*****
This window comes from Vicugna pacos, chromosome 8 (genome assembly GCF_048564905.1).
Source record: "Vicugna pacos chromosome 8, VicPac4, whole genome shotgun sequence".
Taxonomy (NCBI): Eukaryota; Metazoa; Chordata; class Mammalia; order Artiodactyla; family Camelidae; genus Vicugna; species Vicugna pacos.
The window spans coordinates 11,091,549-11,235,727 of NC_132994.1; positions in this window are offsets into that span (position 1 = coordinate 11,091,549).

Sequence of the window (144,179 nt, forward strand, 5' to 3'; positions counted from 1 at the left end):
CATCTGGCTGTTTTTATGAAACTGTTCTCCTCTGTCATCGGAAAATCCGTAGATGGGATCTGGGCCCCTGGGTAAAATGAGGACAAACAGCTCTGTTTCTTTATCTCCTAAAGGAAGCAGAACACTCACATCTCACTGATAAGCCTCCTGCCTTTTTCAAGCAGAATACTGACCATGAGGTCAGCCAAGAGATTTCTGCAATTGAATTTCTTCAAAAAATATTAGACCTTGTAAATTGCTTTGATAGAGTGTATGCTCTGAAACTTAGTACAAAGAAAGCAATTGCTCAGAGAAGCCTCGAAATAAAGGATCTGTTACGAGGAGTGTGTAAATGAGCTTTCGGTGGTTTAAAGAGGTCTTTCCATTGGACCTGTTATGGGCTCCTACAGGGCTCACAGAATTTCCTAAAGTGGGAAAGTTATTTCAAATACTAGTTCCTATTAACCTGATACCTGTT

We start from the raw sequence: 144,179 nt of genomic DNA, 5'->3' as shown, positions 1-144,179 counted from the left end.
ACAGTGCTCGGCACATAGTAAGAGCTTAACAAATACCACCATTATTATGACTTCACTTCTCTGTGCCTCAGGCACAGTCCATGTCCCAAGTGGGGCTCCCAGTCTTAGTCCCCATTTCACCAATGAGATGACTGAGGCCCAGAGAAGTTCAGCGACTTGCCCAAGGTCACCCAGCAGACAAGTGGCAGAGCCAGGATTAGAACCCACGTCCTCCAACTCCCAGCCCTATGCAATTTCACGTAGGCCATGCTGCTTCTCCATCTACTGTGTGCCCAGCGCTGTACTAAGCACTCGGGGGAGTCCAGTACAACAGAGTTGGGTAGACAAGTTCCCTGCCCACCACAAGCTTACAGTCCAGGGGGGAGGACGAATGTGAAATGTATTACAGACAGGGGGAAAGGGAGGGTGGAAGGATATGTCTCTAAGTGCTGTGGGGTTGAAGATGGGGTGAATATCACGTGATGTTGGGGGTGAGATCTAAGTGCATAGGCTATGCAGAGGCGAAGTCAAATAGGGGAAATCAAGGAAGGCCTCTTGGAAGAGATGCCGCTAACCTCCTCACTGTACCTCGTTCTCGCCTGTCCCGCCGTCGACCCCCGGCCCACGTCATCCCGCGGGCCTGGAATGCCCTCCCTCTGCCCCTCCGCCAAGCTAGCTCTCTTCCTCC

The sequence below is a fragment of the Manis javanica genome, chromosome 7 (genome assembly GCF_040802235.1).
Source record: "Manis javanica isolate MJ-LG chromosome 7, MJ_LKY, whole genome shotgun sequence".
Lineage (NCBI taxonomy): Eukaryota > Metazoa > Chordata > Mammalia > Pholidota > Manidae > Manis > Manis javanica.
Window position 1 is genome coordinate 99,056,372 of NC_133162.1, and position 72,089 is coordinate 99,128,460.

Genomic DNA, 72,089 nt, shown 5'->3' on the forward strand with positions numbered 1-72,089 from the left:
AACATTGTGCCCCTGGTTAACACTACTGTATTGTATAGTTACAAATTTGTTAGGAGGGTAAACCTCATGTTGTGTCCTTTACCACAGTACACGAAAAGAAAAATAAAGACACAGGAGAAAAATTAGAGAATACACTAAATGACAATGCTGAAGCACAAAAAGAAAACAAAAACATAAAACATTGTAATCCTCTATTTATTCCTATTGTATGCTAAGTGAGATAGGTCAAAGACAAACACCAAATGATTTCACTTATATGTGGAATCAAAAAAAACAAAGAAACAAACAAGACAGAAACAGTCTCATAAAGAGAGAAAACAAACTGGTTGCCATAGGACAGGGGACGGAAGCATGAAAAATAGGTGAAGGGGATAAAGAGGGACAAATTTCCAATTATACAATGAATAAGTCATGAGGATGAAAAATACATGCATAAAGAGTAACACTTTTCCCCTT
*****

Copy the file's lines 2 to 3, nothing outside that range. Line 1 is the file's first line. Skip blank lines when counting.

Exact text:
Source record: "Vicugna pacos chromosome 8, VicPac4, whole genome shotgun sequence".
Taxonomy (NCBI): Eukaryota; Metazoa; Chordata; class Mammalia; order Artiodactyla; family Camelidae; genus Vicugna; species Vicugna pacos.